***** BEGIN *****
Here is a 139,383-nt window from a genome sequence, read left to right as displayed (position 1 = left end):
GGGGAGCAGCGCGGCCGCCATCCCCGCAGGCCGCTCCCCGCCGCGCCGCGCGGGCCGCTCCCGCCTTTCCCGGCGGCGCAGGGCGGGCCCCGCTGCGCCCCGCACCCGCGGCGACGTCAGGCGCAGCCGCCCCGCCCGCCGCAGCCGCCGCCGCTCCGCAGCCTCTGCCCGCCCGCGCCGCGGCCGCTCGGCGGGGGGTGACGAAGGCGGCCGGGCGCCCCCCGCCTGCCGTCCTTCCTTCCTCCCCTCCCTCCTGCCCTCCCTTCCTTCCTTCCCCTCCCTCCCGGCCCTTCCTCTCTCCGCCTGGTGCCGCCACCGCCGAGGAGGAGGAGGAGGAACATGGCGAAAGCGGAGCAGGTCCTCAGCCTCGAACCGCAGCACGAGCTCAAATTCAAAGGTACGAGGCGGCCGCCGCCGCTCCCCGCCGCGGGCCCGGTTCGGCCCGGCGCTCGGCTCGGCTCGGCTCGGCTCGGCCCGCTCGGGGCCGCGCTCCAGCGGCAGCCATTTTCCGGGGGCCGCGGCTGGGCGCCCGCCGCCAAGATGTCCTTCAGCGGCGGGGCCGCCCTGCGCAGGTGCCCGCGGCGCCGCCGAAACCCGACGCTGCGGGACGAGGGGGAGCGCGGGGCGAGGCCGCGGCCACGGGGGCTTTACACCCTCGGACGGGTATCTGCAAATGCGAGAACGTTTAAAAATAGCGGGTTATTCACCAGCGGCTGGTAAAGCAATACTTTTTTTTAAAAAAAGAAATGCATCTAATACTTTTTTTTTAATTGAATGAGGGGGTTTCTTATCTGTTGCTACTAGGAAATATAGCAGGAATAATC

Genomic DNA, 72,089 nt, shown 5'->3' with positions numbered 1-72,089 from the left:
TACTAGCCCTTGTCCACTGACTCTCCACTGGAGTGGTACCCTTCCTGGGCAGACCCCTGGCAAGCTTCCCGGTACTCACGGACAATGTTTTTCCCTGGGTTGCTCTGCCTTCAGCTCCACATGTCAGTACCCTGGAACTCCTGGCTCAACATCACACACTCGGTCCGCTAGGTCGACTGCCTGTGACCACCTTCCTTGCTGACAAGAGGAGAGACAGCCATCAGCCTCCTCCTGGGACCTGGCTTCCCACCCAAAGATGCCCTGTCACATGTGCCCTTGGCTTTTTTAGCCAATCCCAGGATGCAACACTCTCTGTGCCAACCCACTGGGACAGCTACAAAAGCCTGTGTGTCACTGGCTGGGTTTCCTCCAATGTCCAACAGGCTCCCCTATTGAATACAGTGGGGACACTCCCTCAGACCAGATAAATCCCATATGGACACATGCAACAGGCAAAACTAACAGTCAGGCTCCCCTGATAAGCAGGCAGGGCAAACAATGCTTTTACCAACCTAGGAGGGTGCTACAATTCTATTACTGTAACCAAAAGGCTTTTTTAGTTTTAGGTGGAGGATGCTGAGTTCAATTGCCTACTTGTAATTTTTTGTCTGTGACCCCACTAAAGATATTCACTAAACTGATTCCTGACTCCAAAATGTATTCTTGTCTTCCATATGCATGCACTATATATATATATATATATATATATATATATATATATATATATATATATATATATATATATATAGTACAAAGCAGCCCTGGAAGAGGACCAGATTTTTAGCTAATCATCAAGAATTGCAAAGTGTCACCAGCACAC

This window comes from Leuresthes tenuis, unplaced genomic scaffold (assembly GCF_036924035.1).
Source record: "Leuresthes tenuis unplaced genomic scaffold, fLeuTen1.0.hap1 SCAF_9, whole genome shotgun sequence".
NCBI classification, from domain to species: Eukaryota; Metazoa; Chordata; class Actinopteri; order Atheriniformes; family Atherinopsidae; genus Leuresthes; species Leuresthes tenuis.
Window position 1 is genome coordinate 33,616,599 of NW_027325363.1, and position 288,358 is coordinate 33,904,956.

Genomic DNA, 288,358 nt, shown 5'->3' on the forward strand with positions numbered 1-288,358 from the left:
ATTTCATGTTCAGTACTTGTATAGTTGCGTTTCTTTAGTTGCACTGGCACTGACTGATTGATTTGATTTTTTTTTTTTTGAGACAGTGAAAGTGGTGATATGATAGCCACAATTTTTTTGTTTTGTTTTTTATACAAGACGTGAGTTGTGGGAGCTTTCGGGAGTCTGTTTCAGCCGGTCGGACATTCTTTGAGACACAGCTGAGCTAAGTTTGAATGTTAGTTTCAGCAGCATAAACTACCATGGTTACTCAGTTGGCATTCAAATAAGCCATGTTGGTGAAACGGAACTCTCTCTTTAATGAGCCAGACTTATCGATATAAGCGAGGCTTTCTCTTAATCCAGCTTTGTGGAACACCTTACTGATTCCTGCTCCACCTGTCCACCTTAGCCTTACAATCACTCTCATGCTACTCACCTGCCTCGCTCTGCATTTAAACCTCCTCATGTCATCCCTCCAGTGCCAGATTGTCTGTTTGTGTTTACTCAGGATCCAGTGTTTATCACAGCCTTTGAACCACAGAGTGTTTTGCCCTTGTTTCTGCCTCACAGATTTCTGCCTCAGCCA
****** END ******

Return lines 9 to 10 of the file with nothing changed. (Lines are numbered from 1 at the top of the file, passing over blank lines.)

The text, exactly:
Genomic DNA, 288,358 nt, shown 5'->3' on the forward strand with positions numbered 1-288,358 from the left:
ATTTCATGTTCAGTACTTGTATAGTTGCGTTTCTTTAGTTGCACTGGCACTGACTGATTGATTTGATTTTTTTTTTTTTGAGACAGTGAAAGTGGTGATATGATAGCCACAATTTTTTTGTTTTGTTTTTTATACAAGACGTGAGTTGTGGGAGCTTTCGGGAGTCTGTTTCAGCCGGTCGGACATTCTTTGAGACACAGCTGAGCTAAGTTTGAATGTTAGTTTCAGCAGCATAAACTACCATGGTTACTCAGTTGGCATTCAAATAAGCCATGTTGGTGAAACGGAACTCTCTCTTTAATGAGCCAGACTTATCGATATAAGCGAGGCTTTCTCTTAATCCAGCTTTGTGGAACACCTTACTGATTCCTGCTCCACCTGTCCACCTTAGCCTTACAATCACTCTCATGCTACTCACCTGCCTCGCTCTGCATTTAAACCTCCTCATGTCATCCCTCCAGTGCCAGATTGTCTGTTTGTGTTTACTCAGGATCCAGTGTTTATCACAGCCTTTGAACCACAGAGTGTTTTGCCCTTGTTTCTGCCTCACAGATTTCTGCCTCAGCCA